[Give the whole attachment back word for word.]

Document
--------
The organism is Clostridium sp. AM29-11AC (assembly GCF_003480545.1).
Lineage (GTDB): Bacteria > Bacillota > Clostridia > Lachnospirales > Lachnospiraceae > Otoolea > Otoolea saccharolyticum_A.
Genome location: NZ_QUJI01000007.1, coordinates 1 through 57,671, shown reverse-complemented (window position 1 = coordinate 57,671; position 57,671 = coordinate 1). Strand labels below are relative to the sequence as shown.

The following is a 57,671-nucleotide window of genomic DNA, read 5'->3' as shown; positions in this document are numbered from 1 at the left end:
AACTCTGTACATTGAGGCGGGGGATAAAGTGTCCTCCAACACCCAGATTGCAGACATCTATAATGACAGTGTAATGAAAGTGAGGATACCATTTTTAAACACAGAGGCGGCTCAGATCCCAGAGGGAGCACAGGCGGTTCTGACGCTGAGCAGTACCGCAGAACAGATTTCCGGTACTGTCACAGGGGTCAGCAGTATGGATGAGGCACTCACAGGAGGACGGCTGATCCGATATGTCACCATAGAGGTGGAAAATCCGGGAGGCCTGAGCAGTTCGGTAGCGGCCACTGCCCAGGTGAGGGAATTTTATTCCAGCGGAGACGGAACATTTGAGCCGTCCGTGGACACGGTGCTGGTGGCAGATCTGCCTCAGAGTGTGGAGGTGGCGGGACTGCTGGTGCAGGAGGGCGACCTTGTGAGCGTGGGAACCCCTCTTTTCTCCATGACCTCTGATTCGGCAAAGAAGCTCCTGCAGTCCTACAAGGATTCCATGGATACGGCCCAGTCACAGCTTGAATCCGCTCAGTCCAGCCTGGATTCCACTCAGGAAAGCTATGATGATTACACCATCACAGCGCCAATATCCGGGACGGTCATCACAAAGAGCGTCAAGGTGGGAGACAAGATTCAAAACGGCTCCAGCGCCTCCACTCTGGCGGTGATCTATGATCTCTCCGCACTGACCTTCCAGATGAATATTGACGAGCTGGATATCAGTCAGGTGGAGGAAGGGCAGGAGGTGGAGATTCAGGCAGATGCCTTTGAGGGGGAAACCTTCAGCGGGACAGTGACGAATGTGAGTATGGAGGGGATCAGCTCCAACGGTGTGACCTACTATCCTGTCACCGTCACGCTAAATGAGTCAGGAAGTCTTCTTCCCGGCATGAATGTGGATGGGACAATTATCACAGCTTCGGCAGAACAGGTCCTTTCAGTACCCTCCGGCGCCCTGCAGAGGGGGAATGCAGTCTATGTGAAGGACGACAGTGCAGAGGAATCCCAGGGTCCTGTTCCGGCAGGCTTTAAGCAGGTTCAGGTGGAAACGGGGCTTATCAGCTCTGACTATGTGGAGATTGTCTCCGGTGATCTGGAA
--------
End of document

The organism is Clostridium sp. AM29-11AC (assembly GCF_003480545.1).
Lineage (GTDB): Bacteria > Bacillota > Clostridia > Lachnospirales > Lachnospiraceae > Otoolea > Otoolea saccharolyticum_A.
Genome location: NZ_QUJI01000007.1, coordinates 1 through 57,671, shown reverse-complemented (window position 1 = coordinate 57,671; position 57,671 = coordinate 1). Strand labels below are relative to the sequence as shown.

The following is a 57,671-nucleotide window of genomic DNA, read 5'->3' as shown; positions in this document are numbered from 1 at the left end:
AACTCTGTACATTGAGGCGGGGGATAAAGTGTCCTCCAACACCCAGATTGCAGACATCTATAATGACAGTGTAATGAAAGTGAGGATACCATTTTTAAACACAGAGGCGGCTCAGATCCCAGAGGGAGCACAGGCGGTTCTGACGCTGAGCAGTACCGCAGAACAGATTTCCGGTACTGTCACAGGGGTCAGCAGTATGGATGAGGCACTCACAGGAGGACGGCTGATCCGATATGTCACCATAGAGGTGGAAAATCCGGGAGGCCTGAGCAGTTCGGTAGCGGCCACTGCCCAGGTGAGGGAATTTTATTCCAGCGGAGACGGAACATTTGAGCCGTCCGTGGACACGGTGCTGGTGGCAGATCTGCCTCAGAGTGTGGAGGTGGCGGGACTGCTGGTGCAGGAGGGCGACCTTGTGAGCGTGGGAACCCCTCTTTTCTCCATGACCTCTGATTCGGCAAAGAAGCTCCTGCAGTCCTACAAGGATTCCATGGATACGGCCCAGTCACAGCTTGAATCCGCTCAGTCCAGCCTGGATTCCACTCAGGAAAGCTATGATGATTACACCATCACAGCGCCAATATCCGGGACGGTCATCACAAAGAGCGTCAAGGTGGGAGACAAGATTCAAAACGGCTCCAGCGCCTCCACTCTGGCGGTGATCTATGATCTCTCCGCACTGACCTTCCAGATGAATATTGACGAGCTGGATATCAGTCAGGTGGAGGAAGGGCAGGAGGTGGAGATTCAGGCAGATGCCTTTGAGGGGGAAACCTTCAGCGGGACAGTGACGAATGTGAGTATGGAGGGGATCAGCTCCAACGGTGTGACCTACTATCCTGTCACCGTCACGCTAAATGAGTCAGGAAGTCTTCTTCCCGGCATGAATGTGGATGGGACAATTATCACAGCTTCGGCAGAACAGGTCCTTTCAGTACCCTCCGGCGCCCTGCAGAGGGGGAATGCAGTCTATGTGAAGGACGACAGTGCAGAGGAATCCCAGGGTCCTGTTCCGGCAGGCTTTAAGCAGGTTCAGGTGGAAACGGGGCTTATCAGCTCTGACTATGTGGAGATTGTCTCCGGTGATCTGGAA